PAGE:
Northern Ireland

James McDonnell and Arthur Fearon sentence for smuggling 8.4m cigarettes

Belfast court complex
Image caption McDonnell was jailed and the judge imposed a one-year prison sentence on Fearon, who did not show up

A County Down lorry driver has been jailed for almost three years for his part in a 8.4m cigarette smuggling operation across the Irish border.

James Francis McDonnell, from Ferryhill Road, Newry, was arrested during a raid on an industrial estate in Meigh, County Armagh, in June 2010.

He was arrested alongside Arthur Michael Fearon, from The Village, Jonesborough, County Armagh.

Fearon was also convicted in his absence, after failing to attend court.

The amount of UK duty that was evaded on the cigarettes was calculated as being more than £1.6m.

The pair were the only two people apprehended when police and customs officials raided units at the Bridgeview industrial estate in Meigh on 29 June 2010.

Their trial was told that a number of others managed to escape over the border to the Republic of Ireland during the raid.

The court had heard that 41-year-old McDonnell had picked up a container load, from Butterly Retail Park, Dundalk, County Louth and driven it north to the Meigh industrial park.

Police and customs officers had begun checking units, when a white lorry crashed through the door, injuring two policemen.

The lorry was later found over the border at Carrickcarnon, County Louth, with nearly five million cigarettes still inside.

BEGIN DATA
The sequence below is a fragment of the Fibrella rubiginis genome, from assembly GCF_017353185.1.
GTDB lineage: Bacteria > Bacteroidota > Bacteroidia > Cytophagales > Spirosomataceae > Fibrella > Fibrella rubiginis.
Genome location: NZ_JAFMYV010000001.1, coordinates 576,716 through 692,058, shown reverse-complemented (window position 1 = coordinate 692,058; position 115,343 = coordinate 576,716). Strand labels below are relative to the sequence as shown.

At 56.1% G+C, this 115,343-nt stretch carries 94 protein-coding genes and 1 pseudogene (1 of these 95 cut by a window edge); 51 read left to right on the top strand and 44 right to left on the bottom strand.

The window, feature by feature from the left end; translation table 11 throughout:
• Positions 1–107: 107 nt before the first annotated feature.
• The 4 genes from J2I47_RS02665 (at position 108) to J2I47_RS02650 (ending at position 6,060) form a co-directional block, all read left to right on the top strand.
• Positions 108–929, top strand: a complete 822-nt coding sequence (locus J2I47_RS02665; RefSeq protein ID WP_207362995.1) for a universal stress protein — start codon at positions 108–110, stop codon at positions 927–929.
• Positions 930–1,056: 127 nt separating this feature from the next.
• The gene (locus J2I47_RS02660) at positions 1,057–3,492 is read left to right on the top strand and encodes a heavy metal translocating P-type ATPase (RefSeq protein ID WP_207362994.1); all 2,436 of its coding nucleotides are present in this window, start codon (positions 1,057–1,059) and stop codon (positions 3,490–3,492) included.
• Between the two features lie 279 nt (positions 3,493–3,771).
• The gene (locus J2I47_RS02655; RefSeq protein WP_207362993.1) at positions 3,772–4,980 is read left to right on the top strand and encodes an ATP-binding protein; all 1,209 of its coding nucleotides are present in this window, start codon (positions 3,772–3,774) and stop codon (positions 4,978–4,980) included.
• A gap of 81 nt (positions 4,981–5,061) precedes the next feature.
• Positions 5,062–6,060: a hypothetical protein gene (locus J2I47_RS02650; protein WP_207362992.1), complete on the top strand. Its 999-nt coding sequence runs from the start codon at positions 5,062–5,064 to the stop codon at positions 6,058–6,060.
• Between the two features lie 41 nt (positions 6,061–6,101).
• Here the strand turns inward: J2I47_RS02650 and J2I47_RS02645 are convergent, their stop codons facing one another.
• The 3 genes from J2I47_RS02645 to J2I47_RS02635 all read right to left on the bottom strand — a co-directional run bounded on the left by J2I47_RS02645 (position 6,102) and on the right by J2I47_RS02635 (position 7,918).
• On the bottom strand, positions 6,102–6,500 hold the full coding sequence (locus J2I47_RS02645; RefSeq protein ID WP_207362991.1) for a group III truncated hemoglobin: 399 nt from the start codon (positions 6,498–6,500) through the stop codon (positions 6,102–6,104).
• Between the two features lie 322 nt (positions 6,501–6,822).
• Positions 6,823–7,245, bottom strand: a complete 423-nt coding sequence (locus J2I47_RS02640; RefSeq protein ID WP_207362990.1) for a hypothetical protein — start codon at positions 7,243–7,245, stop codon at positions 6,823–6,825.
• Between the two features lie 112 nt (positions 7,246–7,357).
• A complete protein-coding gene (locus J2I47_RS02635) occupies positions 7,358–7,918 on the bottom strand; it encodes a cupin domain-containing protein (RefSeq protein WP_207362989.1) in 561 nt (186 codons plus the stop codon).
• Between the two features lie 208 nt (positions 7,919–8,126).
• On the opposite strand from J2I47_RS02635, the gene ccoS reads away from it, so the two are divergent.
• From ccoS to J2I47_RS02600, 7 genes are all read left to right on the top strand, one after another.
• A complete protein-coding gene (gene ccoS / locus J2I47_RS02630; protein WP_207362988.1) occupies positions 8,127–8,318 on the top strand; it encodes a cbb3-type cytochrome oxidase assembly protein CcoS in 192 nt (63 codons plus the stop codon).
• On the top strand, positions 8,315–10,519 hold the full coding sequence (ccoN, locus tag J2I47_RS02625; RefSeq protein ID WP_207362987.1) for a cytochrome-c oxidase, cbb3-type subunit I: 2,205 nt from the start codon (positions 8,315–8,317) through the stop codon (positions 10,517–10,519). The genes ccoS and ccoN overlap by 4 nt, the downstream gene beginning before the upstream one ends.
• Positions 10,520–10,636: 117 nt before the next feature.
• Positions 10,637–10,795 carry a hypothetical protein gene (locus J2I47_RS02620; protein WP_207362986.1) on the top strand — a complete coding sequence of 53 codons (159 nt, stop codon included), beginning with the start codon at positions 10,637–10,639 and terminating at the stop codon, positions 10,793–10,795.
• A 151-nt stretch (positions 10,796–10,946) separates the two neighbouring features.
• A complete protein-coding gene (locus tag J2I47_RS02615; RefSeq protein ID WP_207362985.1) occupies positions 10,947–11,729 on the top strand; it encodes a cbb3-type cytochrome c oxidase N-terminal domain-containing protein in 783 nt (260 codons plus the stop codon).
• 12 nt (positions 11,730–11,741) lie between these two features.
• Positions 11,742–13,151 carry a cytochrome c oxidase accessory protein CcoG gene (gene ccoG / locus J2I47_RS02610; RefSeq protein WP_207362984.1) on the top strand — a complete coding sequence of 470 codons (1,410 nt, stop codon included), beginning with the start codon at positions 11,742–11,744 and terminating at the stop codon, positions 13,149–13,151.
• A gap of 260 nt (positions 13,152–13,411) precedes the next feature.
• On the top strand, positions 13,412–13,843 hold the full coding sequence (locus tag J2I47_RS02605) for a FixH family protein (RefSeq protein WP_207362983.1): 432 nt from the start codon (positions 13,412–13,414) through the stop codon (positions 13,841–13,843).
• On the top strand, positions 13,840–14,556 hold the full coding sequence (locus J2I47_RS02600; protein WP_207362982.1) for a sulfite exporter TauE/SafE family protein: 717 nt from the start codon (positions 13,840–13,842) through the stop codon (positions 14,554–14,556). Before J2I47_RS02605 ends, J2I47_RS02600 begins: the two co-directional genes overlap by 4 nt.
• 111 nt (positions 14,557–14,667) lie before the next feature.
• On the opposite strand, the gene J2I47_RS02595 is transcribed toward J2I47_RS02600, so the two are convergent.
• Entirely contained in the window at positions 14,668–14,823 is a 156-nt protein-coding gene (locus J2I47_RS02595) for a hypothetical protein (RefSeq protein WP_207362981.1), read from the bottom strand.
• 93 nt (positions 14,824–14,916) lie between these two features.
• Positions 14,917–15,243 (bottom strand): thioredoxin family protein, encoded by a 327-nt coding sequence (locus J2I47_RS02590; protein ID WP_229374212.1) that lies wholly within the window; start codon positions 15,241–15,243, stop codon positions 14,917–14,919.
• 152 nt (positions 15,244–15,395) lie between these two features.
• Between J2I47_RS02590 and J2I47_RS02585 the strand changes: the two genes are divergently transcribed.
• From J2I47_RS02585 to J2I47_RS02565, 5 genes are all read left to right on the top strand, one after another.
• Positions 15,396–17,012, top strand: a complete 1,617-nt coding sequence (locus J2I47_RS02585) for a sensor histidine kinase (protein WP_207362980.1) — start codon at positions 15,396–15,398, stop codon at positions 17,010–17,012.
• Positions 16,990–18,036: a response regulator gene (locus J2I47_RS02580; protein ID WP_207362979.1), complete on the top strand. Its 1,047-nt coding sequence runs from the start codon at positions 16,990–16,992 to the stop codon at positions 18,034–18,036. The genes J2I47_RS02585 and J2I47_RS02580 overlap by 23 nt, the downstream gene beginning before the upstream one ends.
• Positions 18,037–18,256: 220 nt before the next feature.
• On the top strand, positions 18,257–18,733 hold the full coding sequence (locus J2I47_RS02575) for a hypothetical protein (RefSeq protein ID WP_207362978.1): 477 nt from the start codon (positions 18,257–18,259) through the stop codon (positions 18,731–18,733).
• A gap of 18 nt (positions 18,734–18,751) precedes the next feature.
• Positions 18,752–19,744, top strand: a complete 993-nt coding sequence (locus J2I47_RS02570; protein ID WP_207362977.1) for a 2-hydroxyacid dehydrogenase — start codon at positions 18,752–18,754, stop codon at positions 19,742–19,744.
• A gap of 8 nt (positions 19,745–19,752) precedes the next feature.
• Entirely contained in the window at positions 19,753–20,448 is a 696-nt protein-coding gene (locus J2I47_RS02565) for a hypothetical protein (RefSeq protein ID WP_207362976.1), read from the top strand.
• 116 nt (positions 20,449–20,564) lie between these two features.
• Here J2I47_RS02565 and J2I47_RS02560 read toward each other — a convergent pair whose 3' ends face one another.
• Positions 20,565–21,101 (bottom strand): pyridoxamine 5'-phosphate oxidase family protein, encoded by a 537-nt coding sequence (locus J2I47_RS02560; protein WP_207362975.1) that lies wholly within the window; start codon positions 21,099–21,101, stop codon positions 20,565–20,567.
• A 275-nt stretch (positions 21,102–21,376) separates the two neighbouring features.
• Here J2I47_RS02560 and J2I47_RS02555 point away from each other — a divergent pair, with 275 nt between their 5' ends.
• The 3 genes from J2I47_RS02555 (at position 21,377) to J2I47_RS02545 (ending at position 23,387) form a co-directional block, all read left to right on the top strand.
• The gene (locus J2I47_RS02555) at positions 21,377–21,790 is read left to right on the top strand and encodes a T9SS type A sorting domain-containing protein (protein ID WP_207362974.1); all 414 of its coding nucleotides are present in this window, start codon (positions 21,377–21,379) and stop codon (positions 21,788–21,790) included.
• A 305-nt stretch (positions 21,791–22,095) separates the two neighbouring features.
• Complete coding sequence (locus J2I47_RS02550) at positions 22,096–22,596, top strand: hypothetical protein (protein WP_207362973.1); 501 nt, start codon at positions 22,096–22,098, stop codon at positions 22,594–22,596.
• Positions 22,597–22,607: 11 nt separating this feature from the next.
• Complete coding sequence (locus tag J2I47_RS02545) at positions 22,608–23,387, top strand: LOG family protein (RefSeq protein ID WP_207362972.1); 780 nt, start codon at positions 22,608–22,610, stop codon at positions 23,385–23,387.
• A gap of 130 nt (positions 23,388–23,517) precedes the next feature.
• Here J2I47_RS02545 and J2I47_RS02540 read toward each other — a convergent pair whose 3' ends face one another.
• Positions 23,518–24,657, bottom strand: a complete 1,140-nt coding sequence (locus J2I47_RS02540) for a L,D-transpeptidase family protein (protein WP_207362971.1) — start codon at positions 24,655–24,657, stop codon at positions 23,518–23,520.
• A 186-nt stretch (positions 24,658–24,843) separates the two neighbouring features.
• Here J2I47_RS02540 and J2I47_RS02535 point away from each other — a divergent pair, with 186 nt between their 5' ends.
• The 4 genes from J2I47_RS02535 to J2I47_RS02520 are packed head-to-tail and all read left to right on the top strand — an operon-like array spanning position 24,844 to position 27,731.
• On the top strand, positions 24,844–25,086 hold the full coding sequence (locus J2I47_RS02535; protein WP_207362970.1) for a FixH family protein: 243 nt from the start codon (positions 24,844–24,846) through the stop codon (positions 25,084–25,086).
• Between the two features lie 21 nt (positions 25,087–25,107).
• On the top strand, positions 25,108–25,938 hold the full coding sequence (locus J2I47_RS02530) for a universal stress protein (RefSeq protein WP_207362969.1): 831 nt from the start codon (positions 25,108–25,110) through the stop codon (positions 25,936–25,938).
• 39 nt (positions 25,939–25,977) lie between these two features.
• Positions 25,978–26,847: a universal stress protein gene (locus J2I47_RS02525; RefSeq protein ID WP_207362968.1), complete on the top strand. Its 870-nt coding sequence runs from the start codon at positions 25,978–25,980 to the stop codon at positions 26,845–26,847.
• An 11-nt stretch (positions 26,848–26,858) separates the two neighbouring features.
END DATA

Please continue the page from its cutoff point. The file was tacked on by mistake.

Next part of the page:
The court also heard that neither defendant was one of the organisers of the smuggling operation but that McDonnell played an important role by transporting the cigarettes into Northern Ireland.

Fearon, who was a teenager at the time, had a significant role in moving the cigarettes from the container into smaller lorries.

Passing sentence, the judge quoted from an earlier court ruling which stated that : "This type of smuggling activity represents a heavy drain on the public exchequer, involves complex and expensive investigation, and results in criminals making substantial profits at the expense of the public and legitimate trade.

"Accordingly, we consider that it should normally attract a substantial deterrent custodial sentence."

The judge told the court that while McDonnell was not the organiser, planner or controlling mind behind the complex and sophisticated smuggling operation, he had played a vital and crucial role at one of its most important stages.

He added that the father of two regarded his involvement as being unwitting, but had conceded that he knew what he was doing "was somewhat dodgy".

The judge sentenced McDonnell to five and a half years, half of which is to be spent in custody and half on parole.

Commenting on 21-year-old Fearon, who did not show up for the verdict, the judge ruled that he should still be dealt with in his absence.

He said that since Fearon was still considered a "child" under law at the time of the smuggling operation, case law provided for him to be sentenced as such, and to a term of detention, as a last resort and to the minimum period necessary.

In the circumstances, the judge said he was imposing a sentence of two years detention on Fearon, with one year to be served in custody and the other on licence.

The sentencing followed the pair's third trial for fraudulent evasion of duty, after two previous Newry Crown Court juries had failed to reach verdicts.